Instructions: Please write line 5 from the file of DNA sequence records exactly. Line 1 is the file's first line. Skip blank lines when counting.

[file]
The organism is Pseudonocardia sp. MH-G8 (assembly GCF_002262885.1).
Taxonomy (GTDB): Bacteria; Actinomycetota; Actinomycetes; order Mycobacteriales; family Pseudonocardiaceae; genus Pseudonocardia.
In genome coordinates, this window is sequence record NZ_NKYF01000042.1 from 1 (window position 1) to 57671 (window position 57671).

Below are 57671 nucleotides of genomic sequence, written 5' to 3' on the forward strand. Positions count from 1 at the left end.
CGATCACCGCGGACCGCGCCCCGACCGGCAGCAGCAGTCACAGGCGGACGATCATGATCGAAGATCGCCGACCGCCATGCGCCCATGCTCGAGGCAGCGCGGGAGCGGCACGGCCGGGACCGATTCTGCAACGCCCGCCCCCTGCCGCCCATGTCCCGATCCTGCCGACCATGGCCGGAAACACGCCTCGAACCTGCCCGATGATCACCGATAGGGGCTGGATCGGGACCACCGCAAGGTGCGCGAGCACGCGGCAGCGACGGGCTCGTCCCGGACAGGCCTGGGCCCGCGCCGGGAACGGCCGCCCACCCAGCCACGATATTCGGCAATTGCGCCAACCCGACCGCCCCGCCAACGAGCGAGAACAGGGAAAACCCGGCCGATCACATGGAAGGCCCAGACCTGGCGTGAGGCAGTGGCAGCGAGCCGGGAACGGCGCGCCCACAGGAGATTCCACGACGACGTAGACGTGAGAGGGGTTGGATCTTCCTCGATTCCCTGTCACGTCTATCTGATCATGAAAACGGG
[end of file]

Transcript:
CGATCACCGCGGACCGCGCCCCGACCGGCAGCAGCAGTCACAGGCGGACGATCATGATCGAAGATCGCCGACCGCCATGCGCCCATGCTCGAGGCAGCGCGGGAGCGGCACGGCCGGGACCGATTCTGCAACGCCCGCCCCCTGCCGCCCATGTCCCGATCCTGCCGACCATGGCCGGAAACACGCCTCGAACCTGCCCGATGATCACCGATAGGGGCTGGATCGGGACCACCGCAAGGTGCGCGAGCACGCGGCAGCGACGGGCTCGTCCCGGACAGGCCTGGGCCCGCGCCGGGAACGGCCGCCCACCCAGCCACGATATTCGGCAATTGCGCCAACCCGACCGCCCCGCCAACGAGCGAGAACAGGGAAAACCCGGCCGATCACATGGAAGGCCCAGACCTGGCGTGAGGCAGTGGCAGCGAGCCGGGAACGGCGCGCCCACAGGAGATTCCACGACGACGTAGACGTGAGAGGGGTTGGATCTTCCTCGATTCCCTGTCACGTCTATCTGATCATGAAAACGGG